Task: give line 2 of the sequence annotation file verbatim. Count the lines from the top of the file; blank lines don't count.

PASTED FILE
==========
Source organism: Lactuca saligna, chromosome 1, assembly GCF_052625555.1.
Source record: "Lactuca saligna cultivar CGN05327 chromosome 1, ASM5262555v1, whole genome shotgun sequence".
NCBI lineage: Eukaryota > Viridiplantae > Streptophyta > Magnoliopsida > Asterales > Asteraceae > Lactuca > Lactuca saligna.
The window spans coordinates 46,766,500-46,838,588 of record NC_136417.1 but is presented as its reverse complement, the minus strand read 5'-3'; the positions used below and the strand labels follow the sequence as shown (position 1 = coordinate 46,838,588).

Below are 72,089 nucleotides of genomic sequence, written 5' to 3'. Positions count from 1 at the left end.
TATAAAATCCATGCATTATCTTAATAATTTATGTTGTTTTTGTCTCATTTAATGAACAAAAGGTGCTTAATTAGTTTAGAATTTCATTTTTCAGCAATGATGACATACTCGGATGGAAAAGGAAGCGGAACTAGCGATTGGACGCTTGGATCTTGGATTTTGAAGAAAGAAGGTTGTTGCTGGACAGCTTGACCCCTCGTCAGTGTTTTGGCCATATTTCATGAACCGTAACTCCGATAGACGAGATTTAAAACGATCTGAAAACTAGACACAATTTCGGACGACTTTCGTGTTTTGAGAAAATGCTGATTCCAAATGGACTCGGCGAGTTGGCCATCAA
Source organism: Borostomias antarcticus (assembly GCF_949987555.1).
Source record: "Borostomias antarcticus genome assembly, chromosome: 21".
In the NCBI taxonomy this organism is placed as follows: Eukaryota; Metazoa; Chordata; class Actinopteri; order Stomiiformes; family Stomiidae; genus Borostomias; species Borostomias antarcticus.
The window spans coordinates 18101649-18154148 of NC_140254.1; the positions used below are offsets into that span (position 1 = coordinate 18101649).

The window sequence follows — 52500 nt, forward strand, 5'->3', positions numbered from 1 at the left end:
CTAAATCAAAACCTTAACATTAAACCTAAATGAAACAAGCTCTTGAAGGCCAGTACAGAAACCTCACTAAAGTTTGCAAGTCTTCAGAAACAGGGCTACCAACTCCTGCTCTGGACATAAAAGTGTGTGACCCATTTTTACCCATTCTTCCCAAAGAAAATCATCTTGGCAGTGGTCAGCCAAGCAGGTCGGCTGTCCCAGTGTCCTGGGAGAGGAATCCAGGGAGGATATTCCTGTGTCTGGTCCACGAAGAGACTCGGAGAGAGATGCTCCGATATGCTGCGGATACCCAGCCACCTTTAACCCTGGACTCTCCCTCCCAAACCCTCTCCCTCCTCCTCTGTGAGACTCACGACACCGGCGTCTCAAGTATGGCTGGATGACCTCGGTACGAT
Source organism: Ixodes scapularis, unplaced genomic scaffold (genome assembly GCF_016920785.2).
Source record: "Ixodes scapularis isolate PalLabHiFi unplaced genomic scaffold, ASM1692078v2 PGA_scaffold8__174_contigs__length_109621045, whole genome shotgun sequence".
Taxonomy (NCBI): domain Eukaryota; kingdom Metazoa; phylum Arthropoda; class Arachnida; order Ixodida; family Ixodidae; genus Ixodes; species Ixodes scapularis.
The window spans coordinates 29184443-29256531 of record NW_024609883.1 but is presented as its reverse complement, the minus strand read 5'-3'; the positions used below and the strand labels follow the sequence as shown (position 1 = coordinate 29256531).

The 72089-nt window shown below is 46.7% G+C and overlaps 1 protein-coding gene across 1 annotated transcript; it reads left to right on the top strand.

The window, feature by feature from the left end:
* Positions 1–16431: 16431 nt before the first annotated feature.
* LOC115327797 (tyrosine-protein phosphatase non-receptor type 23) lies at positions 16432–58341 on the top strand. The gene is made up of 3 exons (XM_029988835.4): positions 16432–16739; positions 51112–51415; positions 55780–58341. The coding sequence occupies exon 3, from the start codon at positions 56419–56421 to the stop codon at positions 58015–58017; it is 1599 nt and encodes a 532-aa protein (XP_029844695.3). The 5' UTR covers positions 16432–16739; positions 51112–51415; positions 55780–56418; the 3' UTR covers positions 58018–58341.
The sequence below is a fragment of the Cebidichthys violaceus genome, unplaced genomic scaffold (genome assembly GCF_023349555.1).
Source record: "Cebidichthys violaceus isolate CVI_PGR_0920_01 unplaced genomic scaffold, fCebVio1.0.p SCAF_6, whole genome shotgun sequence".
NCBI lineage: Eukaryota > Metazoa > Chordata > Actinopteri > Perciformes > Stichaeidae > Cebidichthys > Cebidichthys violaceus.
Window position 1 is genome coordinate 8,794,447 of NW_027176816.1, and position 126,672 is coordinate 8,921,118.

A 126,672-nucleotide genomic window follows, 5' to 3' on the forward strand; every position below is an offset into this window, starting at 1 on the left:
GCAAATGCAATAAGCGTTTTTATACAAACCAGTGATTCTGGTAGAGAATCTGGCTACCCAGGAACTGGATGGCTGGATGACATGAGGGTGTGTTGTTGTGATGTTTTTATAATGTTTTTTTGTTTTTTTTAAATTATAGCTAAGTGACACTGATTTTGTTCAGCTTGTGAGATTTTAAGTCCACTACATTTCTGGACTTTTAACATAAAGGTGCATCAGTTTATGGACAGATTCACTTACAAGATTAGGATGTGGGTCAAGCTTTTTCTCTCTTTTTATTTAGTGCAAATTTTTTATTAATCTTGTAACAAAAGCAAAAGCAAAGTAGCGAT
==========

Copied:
Source record: "Lactuca saligna cultivar CGN05327 chromosome 1, ASM5262555v1, whole genome shotgun sequence".